| Mulayam Singh: Easy going
Lucknow, Sept. 7: As Samajwadi Party leader Mulayam Singh Yadav prepared to go for a cabinet expansion immediately after proving his majority tomorrow, a sense of despondency gripped Uttar Pradesh Congress legislators.
“Why has the high command asked us to support Mulayam if it does not want us to join his government'” asked Kanpur MLA Ajay Kapur after a late night meeting of Congress legislators.
They told Congress president Sonia Gandhi’s emissary Subodh Kant Sahay that the party might face another split in Uttar Pradesh if the high command continued to procrastinate on participation.
With the BSP split, Congress support is no more a compulsion for Mulayam Singh.
Two small party MLAs joined the Samajwadi on August 29 itself, when governor Vishnu Kant Shastri invited Mulayam Singh to form the government. With the merger of 37 BSP defectors yesterday, the count of his flock went up to 181 and six more BSP members are expected to join before the confidence vote.
The Samajwadi will thus have 187 MLAs in the House of 403. With the Rashtriya Lok Dal (with 14 MLAs), the Rashtriya Kranti Party (4), the CPM (2), the Loktantrik Congress (2), smaller parties (6) and 13 Independents, it would command a support of 228 MLAs without the Congress.
As Mulayam Singh has managed to breach Mayavati’s citadel, the BJP has become the principal Opposition party — a role the party has been reluctant to perform ever since it was thrown out of power by the electorate in the 2002 Assembly elections.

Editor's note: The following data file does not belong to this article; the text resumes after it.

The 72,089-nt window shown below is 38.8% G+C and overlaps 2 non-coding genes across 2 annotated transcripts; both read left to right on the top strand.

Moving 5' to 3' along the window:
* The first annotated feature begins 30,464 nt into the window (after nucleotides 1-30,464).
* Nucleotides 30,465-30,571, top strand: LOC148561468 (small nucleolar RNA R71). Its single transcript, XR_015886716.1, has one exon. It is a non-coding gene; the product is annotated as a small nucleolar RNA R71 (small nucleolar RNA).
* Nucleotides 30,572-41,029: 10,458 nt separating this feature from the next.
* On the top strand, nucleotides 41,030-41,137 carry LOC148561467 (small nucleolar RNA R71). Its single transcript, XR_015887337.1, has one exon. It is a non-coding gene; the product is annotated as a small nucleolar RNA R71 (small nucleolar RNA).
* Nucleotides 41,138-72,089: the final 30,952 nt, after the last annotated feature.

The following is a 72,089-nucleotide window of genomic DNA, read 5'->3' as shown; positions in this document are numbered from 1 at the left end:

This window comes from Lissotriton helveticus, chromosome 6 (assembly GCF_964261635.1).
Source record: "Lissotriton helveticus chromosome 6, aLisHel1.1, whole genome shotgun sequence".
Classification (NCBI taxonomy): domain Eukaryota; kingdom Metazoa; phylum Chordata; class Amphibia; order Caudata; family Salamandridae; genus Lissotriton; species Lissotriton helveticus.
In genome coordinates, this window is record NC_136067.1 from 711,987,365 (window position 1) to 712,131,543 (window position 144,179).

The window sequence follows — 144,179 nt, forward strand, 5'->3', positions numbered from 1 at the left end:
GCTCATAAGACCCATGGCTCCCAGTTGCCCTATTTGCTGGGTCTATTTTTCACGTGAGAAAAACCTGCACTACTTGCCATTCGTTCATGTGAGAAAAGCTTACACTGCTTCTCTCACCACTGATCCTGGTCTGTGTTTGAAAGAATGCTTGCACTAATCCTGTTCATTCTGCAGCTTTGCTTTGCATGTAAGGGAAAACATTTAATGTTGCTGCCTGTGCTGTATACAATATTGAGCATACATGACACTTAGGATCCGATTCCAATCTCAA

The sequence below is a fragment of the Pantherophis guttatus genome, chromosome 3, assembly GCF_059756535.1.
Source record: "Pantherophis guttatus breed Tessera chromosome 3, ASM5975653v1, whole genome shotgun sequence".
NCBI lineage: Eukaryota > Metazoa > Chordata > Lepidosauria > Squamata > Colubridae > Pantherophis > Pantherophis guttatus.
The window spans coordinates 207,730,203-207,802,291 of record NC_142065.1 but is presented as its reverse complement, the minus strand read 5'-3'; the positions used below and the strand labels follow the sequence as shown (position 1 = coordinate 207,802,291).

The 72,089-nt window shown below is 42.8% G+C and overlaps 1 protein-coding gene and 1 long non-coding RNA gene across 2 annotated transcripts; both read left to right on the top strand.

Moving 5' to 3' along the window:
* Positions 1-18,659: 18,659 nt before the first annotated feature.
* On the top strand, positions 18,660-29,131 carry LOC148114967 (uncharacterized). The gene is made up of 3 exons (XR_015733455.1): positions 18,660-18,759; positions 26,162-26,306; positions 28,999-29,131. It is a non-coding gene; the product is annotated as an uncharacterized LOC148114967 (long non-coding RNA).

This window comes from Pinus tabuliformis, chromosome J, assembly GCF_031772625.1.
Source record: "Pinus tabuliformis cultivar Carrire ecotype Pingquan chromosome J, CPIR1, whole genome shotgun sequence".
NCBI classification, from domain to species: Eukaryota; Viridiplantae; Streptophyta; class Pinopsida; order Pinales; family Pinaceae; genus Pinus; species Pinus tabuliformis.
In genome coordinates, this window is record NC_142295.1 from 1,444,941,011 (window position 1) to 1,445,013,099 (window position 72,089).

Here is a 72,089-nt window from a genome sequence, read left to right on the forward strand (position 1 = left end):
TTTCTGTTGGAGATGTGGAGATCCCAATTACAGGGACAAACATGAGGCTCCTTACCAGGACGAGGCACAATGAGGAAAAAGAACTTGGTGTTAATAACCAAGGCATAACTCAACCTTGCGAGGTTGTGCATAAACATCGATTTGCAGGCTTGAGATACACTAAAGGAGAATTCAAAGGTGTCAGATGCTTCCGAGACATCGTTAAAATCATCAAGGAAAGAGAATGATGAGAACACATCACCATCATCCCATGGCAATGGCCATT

For the time being, Mulayam Singh is unconcerned about the challenge from the BJP. He knows the BJP state unit is in the dumps and its leaders Rajnath Singh, Kalraj Mishra and Lalji Tandon are fighting among themselves for supremacy. So he has decided to nibble into the Congress’ truncated support base.
Relegating the Congress to the margins in Uttar Pradesh will also enable Mulayam Singh to put the Samajwadi in a position from which it could dictate terms during the Sonia-Mulayam Singh interface in the next Lok Sabha elections.
State Congress chief Jagdambika Pal seemed to concede this when he told party legislators that he had tried his best to press the high command in favour of joining the government.
At his prodding, the MLAs virtually gave an ultimatum to Sahay. “If the high command does not care to look after our interests, we will have to do so ourselves,” said Bundelkhand MLA Pradeep Mathur.
Congress legislature party leader Pramod Tewari was virtually booed when he tried to get the MLAs to leave the question to Sonia and abide by her verdict. “We have done so till now but we cannot endanger our future any longer,” an MLA from eastern Uttar Pradesh bluntly told him.